Friday, September 16, 2011


A lot of folks get themselves stranded in places they never intended to stay. And I'm not talking about a seedy motel on the outskirts of Ozarkville. I'm talking about getting hopelessly stuck in the mud or snow, or suffering a breakdown of the sort that means your ride is over.

When that happens, you have two choices — stay put, or take a hike in search of help. If you've read Getting Out Alive for any time at all, you probably already know that I favor the "stay put" method for several reasons.
  • It's easier for searchers to spot your vehicle than it is for them to spot a person hiking across the countryside. 
  • All your gear is right there in the vehicle.
  • You can use the vehicle either as a stand-alone shelter, or you can part it out and use the pieces to improvise what you need.
  • It's safer to sit in one place than to risk injury or getting lost by wandering off.
  • You conserve energy by staying put, which means you need less water and food to stay alive.
  • You can develop audible and visual signals that will lead rescuers to your camp.
With all that said, I clearly understand the urge to immediately start a self-rescue effort by leaving the cursed vehicle and hiking out for help. In fact, I've been in that very situation myself. Now that I've made that confession, let's talk about what you need to make sure of before you decide to leave your vehicle and go it on your own.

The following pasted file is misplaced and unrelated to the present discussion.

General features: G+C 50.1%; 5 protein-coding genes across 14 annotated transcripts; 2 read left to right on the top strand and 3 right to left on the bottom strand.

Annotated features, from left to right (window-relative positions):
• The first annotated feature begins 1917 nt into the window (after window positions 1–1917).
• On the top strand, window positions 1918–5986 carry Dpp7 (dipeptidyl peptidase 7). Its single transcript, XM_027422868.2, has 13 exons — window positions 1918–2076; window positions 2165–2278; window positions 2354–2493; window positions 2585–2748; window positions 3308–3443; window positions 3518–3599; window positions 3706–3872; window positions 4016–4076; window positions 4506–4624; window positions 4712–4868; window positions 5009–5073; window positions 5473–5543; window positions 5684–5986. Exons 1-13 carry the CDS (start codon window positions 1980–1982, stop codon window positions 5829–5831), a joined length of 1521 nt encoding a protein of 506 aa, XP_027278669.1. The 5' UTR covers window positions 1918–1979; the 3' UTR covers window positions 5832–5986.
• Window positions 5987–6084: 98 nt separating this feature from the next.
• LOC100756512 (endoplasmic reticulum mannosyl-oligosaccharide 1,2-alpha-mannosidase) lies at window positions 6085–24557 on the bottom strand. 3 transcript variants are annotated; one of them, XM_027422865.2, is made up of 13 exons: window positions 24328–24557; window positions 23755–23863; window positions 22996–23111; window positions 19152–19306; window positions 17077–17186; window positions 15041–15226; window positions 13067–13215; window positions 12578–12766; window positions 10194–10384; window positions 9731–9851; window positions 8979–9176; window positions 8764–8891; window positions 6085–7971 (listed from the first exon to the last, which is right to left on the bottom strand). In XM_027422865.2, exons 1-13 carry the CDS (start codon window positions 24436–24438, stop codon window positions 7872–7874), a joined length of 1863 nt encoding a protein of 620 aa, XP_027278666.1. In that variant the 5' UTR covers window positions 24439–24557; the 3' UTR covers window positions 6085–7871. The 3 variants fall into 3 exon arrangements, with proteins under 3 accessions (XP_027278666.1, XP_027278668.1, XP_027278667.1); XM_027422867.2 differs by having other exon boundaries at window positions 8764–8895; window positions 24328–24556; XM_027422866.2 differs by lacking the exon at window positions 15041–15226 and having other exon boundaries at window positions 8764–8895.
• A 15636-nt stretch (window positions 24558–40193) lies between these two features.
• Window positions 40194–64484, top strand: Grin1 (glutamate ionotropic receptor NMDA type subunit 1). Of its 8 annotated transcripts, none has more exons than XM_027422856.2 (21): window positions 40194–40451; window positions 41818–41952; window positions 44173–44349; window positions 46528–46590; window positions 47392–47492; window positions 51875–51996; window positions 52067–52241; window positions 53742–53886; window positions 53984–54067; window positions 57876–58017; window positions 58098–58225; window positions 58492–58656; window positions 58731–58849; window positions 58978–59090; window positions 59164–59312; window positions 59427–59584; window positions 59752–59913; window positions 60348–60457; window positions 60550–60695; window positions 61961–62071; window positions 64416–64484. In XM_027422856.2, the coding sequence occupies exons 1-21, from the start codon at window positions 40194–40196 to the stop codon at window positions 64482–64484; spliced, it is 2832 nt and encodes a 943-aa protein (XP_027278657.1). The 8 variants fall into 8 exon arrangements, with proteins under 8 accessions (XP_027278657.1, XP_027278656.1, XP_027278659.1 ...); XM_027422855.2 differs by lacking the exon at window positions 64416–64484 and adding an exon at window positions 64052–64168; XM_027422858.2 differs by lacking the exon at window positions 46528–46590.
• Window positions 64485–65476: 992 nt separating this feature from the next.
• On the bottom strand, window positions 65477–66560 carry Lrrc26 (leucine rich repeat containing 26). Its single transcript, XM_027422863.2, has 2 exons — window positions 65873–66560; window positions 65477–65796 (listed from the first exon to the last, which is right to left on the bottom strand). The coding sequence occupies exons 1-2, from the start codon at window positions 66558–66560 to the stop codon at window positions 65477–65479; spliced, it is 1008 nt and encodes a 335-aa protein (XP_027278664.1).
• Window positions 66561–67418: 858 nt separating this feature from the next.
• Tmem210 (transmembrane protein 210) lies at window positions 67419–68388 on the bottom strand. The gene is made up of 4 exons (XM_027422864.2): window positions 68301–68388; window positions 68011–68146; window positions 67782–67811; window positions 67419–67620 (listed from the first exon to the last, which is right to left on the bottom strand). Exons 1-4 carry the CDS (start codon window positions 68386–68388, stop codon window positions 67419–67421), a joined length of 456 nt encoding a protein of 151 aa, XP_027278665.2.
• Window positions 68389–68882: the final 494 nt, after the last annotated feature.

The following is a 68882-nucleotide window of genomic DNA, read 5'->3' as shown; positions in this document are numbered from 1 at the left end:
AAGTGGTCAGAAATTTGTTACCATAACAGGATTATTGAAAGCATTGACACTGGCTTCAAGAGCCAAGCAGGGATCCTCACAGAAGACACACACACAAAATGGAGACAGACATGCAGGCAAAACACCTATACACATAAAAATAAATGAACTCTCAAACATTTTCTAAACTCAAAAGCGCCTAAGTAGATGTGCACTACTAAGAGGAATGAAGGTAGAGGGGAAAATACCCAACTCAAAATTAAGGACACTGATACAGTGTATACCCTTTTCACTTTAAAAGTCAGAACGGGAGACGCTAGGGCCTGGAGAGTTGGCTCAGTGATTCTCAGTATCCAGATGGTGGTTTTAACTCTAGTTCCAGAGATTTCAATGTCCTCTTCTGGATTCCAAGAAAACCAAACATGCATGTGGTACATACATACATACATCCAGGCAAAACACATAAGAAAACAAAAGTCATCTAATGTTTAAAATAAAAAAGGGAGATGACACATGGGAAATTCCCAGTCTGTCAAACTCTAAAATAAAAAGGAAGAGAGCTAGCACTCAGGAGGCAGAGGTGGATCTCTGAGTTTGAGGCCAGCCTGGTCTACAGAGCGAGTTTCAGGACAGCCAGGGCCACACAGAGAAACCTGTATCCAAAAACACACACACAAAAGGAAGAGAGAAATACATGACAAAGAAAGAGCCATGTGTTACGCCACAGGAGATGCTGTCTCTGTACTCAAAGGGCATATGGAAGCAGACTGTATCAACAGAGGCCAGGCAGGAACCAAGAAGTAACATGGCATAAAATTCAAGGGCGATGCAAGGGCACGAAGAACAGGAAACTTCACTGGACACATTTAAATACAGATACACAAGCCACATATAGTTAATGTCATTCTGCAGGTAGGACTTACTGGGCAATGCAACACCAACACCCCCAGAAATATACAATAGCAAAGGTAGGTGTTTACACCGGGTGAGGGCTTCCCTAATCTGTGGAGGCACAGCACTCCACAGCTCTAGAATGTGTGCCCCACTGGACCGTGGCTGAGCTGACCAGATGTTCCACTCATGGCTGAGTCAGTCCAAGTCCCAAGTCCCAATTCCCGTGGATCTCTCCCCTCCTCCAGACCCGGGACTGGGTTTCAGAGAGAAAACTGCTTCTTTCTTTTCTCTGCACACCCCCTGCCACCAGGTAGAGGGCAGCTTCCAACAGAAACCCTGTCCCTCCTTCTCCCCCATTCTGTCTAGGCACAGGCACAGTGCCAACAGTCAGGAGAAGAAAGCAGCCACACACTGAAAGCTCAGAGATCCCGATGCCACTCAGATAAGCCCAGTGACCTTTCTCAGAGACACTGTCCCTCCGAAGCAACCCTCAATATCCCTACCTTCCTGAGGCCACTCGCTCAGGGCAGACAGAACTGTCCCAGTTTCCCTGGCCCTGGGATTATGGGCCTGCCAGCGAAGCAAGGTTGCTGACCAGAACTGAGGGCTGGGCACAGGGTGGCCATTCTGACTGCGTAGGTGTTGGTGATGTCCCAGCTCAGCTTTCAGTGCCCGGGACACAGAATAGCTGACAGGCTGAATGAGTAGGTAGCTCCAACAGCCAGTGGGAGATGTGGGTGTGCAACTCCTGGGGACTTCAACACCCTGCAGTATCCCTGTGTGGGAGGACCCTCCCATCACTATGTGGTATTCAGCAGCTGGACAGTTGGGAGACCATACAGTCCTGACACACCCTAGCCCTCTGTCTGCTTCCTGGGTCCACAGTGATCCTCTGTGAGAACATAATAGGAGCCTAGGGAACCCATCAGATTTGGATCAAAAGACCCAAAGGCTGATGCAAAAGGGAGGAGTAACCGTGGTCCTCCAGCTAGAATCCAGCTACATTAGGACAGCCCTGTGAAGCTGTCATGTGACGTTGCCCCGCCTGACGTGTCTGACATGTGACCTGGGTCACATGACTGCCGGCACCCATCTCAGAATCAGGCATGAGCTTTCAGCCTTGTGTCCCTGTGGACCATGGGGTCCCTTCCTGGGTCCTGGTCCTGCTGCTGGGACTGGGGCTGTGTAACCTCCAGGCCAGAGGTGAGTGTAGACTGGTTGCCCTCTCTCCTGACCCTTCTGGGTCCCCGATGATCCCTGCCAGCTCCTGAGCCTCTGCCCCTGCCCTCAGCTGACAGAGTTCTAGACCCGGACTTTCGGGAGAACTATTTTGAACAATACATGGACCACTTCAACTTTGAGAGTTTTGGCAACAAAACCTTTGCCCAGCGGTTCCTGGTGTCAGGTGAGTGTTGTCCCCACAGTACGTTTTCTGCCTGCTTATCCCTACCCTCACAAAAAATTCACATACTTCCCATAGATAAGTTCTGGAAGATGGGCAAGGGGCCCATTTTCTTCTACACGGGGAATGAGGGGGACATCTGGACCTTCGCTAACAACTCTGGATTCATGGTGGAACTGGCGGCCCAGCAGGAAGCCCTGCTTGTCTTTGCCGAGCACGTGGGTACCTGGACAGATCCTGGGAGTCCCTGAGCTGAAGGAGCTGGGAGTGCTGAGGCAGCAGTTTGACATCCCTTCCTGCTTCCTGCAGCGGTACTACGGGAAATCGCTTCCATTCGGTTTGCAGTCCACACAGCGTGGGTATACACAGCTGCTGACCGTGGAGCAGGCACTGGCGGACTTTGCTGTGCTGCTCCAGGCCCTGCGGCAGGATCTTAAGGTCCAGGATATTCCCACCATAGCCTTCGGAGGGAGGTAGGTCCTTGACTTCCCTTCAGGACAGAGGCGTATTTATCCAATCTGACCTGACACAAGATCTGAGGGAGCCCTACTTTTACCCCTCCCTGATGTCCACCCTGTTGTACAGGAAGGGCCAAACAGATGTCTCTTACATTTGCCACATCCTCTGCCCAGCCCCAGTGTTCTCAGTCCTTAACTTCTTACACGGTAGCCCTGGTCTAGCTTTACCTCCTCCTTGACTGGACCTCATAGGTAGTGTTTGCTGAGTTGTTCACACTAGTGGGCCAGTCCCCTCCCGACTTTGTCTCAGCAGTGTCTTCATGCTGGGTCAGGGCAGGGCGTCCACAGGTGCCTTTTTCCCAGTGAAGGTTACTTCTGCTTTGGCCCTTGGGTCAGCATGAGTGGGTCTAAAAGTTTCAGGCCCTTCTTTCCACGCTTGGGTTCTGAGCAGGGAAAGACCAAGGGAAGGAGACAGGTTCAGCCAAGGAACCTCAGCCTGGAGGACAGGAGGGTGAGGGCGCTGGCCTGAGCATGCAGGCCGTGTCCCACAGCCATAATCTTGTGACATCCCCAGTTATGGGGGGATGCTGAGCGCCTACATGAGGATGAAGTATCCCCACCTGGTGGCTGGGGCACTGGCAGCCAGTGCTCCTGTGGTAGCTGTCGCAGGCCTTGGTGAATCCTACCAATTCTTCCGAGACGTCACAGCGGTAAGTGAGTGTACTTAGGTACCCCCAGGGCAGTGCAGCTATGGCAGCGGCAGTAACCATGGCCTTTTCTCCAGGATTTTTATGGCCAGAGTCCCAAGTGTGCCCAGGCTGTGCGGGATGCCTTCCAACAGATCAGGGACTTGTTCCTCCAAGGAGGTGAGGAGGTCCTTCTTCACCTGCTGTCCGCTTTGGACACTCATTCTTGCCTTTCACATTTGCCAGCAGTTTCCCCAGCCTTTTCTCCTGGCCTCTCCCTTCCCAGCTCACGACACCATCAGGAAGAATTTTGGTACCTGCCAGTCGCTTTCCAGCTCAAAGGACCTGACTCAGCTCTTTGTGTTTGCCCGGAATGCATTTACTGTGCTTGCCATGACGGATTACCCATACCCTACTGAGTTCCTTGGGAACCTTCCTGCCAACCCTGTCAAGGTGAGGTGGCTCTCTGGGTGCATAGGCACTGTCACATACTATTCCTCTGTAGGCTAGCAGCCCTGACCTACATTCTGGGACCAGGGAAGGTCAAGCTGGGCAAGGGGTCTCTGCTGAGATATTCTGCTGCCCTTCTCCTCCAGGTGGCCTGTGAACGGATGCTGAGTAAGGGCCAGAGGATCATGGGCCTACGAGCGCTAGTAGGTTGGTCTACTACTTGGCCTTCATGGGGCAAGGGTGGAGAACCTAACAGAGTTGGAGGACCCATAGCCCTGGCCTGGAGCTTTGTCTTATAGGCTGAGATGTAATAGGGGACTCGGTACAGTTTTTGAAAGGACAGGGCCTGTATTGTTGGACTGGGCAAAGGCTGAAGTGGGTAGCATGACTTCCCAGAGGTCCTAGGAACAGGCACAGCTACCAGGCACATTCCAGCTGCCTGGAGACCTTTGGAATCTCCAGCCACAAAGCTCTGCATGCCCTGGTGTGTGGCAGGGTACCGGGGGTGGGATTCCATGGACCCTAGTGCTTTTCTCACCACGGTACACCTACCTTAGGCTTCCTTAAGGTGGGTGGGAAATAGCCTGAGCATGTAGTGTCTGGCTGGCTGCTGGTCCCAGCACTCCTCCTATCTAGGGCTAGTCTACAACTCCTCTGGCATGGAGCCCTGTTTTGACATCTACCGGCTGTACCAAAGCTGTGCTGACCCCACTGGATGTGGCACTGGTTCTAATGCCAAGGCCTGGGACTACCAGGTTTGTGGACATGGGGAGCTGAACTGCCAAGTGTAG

• You must absolutely know where you are going. It does no good to wander around hoping you'll stumble onto some kind of help.
  • You must know what obstacles lie between where you are now and where you want to go, and know for certain that you can safely overcome those obstacles. This is best accomplished by backtracking the same road or trail you used to get where you are. 
  • If you decide to go, leave a note with the vehicle spelling out who you are, where you are headed, how you're dressed and equipped, your physical condition, and your personal contact information for family/friends.
  • Carry with you a survival kit that includes fire-making equipment, a shelter, signal whistle and mirror, high-calorie food, and a water filter. 
  • Start out fresh in the morning, well fed and hydrated.
  • Pace yourself so you don't sweat or become exhausted.
  • Make camp early in the afternoon while there's still sunlight so you can erect a shelter, gather firewood and get a fire going. 
  • Take particular care of your feet and your footwear. 
  • Stay dry.
  • Don't take foolish chances. If you get injured, you are probably toast.
  • Say your prayers and hope for the best.

1 comment:

  1. Being as in this area I'm seldom more than ten miles away where I can get to help I don't worry about it much.

    My biggest concern during my camping in the winter is a storm and a tree falling on me, I'm pretty careful about where I place my campsite in the winter.

    Those damn maple trees are unpredictable.